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What Landlords Need to Know About Renters and Military Duty

United States Soldier Being Greeted by His Young Son As a Chubbuck property owner, you should be attentive to many key differences between renting to members of the military and other types of tenants. When renting to tenants who are members of the U.S. military, certain federal laws affect the way a property owner can legally conduct business. Irrespective of whether it’s engaging with tenants who break their lease or are frequently absent for training, ensuring the security of the property, or collecting late rental payments. Before renting to military members, you need to know what the law says and how it may affect the landlord/tenant relationship. This can help you avoid violating your renter’s rights.

Breaking the Lease

Members of the U.S. military are protected by the Servicemembers Civil Relief Act (SCRA), which aims to protect active military personnel and their families from some financial and legal obligations. The Servicemembers Civil Relief Act (SCRA) applies to several situations, such as an active member of the military who is renting a house. Under this federal law, landlords are required to permit a tenant to break a lease without penalty if particular conditions are met.

For instance, if military personnel receive orders of transfer (deploy or induction) more than 35 miles from the property, a discharge, or a loss of life, they can legally break their lease. While honoring a military tenant’s request to break their lease can be hard, by law, renters cannot be charged or their security or other deposits withheld for breaking a lease because of transfers or other service-related cases.

Training Absences

Active military members are usually scheduled to join training at various sites across the country. Contingent upon which branch of the military they belong to and where they have been stationed, these trainings can last as short as two weeks or as long as a month or more. If a tenant advises you that they will be away for training, it is vital to take into account that even an extended absence is not grounds for eviction or other legal action. As long as the tenant intends to return to the property and continues to fulfill the lease terms, a landlord must do the same.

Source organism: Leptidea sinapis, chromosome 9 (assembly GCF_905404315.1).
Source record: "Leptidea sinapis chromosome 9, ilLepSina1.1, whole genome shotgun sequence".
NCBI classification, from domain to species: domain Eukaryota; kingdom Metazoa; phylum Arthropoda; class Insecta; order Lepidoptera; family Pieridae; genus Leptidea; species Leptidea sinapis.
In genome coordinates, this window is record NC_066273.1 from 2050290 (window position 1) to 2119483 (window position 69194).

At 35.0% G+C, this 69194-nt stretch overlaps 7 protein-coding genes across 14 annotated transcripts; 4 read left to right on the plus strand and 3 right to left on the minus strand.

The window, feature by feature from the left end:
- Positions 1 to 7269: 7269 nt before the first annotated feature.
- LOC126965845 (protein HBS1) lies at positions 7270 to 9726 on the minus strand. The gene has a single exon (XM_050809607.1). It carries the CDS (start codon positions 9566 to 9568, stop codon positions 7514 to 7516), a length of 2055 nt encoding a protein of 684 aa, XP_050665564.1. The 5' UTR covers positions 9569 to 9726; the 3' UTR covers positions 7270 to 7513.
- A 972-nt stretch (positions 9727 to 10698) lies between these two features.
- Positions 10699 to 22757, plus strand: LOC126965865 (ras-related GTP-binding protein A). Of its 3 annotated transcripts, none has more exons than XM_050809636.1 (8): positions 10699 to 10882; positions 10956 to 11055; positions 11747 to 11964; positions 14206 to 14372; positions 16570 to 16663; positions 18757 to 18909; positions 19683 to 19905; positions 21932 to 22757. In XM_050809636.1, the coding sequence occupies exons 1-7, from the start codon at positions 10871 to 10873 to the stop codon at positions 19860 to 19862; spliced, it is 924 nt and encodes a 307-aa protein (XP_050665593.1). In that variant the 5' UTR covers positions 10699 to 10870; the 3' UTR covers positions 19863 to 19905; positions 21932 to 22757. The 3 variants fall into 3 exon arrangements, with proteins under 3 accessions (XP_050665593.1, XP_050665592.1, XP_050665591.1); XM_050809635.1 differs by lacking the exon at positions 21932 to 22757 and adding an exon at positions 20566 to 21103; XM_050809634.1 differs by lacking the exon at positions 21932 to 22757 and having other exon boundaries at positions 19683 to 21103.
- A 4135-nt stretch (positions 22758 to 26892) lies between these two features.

Securing the Property

In the event of an extended absence, Chubbuck property managers may be unsure about the security of their rental house. Vacant houses invite a wide range of problems, from vandals to break-ins and beyond. You can check on your property frequently to guarantee that everything is clear if you are nearby. Yet, assume that you are not capable of doing so. In such cases, other options may help keep your property secure during your tenant’s absence, from security systems to contracting a property management company such as Real Property Management Pocatello to secure your property for you.

Collecting Late Rental Payments

Another federal protection the law provides is the requirement to delay eviction proceedings for nonpayment of rent. If your tenant or one of their dependents is residing in the rental house during their active military service, and the rent is $3,851.03 per month or less, then the court must grant the tenant at least 90 days to address the situation. The SCRA does not prevent a landlord from serving an eviction notice, but it may preclude you from taking action against a servicemember tenant or their dependents.

Delayed Civil Court Actions

Lastly, the SCRA allows active military members to request a stay on any civil court actions initiated against them. If you have a legal dispute with your military tenant, they may be permitted to delay that action while on active duty, according to the law. Furthermore, the normal statute of limitations does not apply while a military renter is on active duty. This can have a significant impact on the regular legal timelines for tenant/landlord disputes, so be aware of this should any disagreement lead to a court filing.

Renting to active military tenants demands both time and an understanding of the law. For many rental property owners new to the law, there are countless ways to find themselves in legal trouble. However, collaborating with Real Property Management Pocatello can be advantageous. Our team of Chubbuck property managers has experience leasing properties to military tenants and is fully informed of all applicable federal, state, and local laws. With our aid, you can better protect your valuable investment and avoid legal complications for you and your tenant. Contact us today for more information.


Originally published on Dec 27, 2019

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